7 Leading Construction Technology Trends to Watch in 2023–24

6 New Trends Reshaping the Construction Industry in 2023
  • Author: Fazal Umer
  • Posted On: March 13, 2023
  • Updated On: March 13, 2023

Over the past 10 years, about $10 billion has been invested in construction software development. Today, houses are assembled on a laptop screen, bricks from recycled toilets are used in construction, and villages appear thanks to 3D printers.

Experts from Intelvision software development company have highlighted the main trends in the construction sector that will remain popular in the next 10 years. 

Construction Market Overview 

According to the international center of excellence for the practice and profession of ADR CIArb, the global construction market will grow by $8 trillion by 2030, driven by China, the U.S., and India. 

Another new study, Global Construction 2030, forecasts that the volume of construction output will grow by 85% to $15.5 trillion worldwide by 2030, also showing China, the U.S., and India leading the way and accounting for 57% of all global growth. The implementation of software and innovative technologies covers all construction stages, from project initiation to the on-site activities and the complementation stage.

7 Construction Technologies 

Virtual and Augmented Reality 

With the $8 trillion forecast in the industry’s global growth by 2030, the use of VR and AR would surely be significant. Having mentioned the possibility of a 90% reduction in building costs when implemented in 2022, AR/VR technology has been seen in various remote site inspections. It also enables safety and collaboration among AEC personnel.


In 2023 and beyond, expect more AI-oriented drones. And this technology has much more tasks here than just aerial photography. For example, drones can be programmed to check and detect gas, water, and fire threats using special air quality sensors, and optical as well as infrared cameras.

In addition, construction theft costs US companies between $300 million and $1 billion a year, so drones can be used to reduce costs for this item.

Digital Twins

A digital twin is a digital representation of an intended or actual real-world physical product.It covers the lifecycle of an object and uses real-time data sent from the object’s sensors to model behavior and monitor operations. Digital twins in the construction sector carry out performance analysis considering occupants’ behaviors with the use of patterns and space.

Building Information Modelling (BIM)

BIM is a crucial tool for modern architectural, engineering, and building processes. It covers a wide range of dimensions and levels. BIM has been used on several projects that became famous. For example, John Sisk & Son applied BIM in the Quintain Wembley project in London through its Digital Project Delivery (DPD) approach. 

3D Printing

The 3D printing market in the construction industry is projected to reach $58 million by 2024. The technology reduces production costs, logistics, personnel costs, and construction time. For example, the Californian company Mighty Buildings 3D printed the 65 m² Mighty Duo B house in just eight weeks. The company’s workers claim that projects using a 3D printer can be completed 75% faster than it would be with traditional construction approaches.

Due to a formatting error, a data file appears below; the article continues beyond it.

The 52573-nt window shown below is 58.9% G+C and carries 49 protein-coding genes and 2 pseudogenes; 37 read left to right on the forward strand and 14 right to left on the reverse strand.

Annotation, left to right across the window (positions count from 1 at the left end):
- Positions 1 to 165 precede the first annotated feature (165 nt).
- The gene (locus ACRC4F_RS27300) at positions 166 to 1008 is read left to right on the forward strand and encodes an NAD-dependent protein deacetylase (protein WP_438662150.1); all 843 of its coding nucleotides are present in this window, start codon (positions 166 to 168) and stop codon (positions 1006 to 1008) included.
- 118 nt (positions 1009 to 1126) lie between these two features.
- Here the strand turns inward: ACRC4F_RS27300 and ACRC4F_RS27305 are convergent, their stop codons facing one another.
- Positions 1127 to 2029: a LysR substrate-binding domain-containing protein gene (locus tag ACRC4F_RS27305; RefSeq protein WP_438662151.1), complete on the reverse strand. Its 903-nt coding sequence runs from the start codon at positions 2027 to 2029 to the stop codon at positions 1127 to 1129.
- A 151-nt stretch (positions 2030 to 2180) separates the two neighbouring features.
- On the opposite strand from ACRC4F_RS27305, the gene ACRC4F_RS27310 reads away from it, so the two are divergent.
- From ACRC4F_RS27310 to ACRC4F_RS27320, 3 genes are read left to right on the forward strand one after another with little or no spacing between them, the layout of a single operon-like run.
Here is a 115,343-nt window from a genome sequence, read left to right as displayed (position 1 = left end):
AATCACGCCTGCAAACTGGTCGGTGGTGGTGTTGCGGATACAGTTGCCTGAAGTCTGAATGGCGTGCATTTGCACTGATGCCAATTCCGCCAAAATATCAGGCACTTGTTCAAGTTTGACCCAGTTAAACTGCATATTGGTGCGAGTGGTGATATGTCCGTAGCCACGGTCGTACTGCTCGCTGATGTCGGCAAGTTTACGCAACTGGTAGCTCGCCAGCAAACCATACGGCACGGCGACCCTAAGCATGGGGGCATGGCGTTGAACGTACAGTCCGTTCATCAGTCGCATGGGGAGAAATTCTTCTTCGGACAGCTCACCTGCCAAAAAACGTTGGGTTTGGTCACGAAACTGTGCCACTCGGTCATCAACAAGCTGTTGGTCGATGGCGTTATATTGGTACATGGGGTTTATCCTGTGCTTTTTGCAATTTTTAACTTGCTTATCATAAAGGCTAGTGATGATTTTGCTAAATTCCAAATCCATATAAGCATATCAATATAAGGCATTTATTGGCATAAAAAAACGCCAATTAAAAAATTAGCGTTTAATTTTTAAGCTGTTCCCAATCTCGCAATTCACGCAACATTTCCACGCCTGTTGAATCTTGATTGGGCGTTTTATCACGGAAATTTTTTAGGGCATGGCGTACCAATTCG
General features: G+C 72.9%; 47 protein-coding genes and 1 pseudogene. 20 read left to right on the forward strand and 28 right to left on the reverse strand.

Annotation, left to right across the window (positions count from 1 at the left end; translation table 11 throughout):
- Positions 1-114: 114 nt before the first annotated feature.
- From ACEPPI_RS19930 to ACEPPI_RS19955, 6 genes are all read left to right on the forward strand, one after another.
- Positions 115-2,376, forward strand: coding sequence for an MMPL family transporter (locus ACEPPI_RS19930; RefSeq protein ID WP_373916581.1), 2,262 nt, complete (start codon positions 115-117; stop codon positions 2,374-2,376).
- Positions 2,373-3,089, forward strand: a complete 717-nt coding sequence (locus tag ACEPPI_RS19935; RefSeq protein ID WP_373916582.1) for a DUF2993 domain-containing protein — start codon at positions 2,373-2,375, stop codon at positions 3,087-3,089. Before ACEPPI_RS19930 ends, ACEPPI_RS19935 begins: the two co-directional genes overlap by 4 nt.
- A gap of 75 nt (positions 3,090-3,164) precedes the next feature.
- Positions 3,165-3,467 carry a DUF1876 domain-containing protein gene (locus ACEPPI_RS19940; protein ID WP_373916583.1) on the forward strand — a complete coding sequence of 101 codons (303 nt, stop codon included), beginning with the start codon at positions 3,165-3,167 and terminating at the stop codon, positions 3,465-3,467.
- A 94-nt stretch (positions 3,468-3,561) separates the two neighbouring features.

The lower price is another benefit of 3D printing in the industry. Construction 3D printer supplier Black Buffalo 3D claims that the device is 40% cheaper than, for example, a building with wood frames that are made on-site.

Smart cities

According to forecasts, the global smart city market will grow by 20.5% and reach $2.5 trillion by 2025. The Toyota Motor concern has announced Woven Smart City construction with an area of 708 thousand m², designed for two thousand people. It will be built in the city of Susono, a couple of hours drive from Tokyo. 

Woven City will be equipped with thousands of sensors. They are even going to test unmanned vehicles for transporting passengers. The city will also have smart homes that automatically take out the garbage and restock refrigerators. Woven City itself will operate on solar and hydrogen energy. The construction began in February 2021 and is scheduled to be completed in 2024–2025.


Separate organizations are developing technologies that will enhance the skills of people, but not replace them with robots. For example, the biomechanical company Ottobock from Germany and the Swedish Hilti have released the EXO-O1 exoskeleton. It does not require a connection to a power source.

The exoskeleton is suitable for work performed above shoulder level. The weight from the arms is transferred to the hips through the forearm supports using mechanical cable tension. Testing has shown that with the EXO-O1, the load on the muscles is reduced by up to 47%.

Despite these evolutions, there are still challenges in fully implementing digital solutions in construction. Be the one to start innovating today to outperform your competitors and become the leader in your market.

Avatar photo
Author: Fazal Umer

Fazal is a dedicated industry expert in the field of civil engineering. As an Editor at ConstructionHow, he leverages his experience as a civil engineer to enrich the readers looking to learn a thing or two in detail in the respective field. Over the years he has provided written verdicts to publications and exhibited a deep-seated value in providing informative pieces on infrastructure, construction, and design.